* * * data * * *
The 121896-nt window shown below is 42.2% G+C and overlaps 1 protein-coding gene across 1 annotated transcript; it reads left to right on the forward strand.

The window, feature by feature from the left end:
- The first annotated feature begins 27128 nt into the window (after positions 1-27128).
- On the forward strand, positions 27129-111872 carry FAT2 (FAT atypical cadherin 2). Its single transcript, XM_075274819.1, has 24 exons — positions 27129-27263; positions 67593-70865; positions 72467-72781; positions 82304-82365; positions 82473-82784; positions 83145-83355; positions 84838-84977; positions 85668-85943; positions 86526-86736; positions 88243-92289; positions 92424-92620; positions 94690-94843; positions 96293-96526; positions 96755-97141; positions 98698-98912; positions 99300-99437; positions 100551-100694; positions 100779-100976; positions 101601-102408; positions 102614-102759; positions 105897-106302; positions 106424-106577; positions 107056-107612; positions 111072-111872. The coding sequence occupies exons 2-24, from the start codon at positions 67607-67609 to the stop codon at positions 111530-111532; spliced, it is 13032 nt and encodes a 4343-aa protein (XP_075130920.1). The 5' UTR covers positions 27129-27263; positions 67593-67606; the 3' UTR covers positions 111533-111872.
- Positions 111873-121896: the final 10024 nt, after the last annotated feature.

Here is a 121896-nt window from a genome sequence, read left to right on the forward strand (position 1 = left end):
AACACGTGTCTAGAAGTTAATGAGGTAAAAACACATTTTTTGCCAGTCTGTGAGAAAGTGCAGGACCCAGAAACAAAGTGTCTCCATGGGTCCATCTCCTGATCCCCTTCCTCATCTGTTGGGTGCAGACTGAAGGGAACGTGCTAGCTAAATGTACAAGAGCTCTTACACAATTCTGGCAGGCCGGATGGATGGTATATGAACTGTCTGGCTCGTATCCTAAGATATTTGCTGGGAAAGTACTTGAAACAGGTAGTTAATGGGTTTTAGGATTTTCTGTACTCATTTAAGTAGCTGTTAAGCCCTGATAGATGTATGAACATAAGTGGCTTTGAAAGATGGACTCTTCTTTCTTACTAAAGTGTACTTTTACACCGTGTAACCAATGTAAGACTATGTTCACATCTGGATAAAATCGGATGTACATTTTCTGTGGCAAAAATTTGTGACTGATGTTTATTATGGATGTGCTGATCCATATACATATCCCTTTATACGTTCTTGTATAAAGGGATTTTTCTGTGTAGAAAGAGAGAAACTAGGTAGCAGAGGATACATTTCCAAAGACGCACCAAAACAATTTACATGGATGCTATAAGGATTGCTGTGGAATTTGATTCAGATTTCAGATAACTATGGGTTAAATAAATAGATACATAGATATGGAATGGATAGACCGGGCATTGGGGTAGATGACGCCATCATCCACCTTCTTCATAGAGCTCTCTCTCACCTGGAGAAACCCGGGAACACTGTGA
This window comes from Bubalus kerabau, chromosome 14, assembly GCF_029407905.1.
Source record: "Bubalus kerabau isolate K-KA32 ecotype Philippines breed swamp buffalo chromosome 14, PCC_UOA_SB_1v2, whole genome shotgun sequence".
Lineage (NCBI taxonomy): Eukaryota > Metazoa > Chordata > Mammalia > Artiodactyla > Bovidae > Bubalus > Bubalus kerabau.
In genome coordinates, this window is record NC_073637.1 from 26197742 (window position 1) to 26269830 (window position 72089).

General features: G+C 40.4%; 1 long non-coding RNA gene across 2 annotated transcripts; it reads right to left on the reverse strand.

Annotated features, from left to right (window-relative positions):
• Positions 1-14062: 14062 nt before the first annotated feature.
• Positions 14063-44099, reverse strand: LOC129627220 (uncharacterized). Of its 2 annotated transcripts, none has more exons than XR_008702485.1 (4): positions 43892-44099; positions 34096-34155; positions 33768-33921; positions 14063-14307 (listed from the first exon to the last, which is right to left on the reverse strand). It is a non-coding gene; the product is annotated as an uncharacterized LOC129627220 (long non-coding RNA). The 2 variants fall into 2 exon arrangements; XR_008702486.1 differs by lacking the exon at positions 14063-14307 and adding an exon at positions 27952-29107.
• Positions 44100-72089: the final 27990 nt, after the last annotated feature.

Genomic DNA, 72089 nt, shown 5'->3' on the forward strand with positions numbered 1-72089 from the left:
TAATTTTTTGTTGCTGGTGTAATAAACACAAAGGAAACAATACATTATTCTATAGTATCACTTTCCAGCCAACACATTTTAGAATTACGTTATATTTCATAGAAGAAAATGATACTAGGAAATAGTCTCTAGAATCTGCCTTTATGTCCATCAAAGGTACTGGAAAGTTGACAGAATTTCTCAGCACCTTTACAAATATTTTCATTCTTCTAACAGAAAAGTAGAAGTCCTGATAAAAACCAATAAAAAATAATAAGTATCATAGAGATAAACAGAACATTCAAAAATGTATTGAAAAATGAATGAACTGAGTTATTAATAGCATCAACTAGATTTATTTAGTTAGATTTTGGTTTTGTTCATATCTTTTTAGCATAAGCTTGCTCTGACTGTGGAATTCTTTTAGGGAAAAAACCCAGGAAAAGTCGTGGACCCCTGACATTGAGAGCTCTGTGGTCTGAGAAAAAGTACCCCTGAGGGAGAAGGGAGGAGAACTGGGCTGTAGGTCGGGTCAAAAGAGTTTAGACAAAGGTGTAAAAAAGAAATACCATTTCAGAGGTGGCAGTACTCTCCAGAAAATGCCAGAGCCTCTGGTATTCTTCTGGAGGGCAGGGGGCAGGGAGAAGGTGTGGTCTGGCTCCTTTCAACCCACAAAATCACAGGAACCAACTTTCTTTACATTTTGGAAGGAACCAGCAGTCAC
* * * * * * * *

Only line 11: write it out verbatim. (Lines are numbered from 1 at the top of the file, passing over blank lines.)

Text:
In genome coordinates, this window is record NC_073637.1 from 26197742 (window position 1) to 26269830 (window position 72089).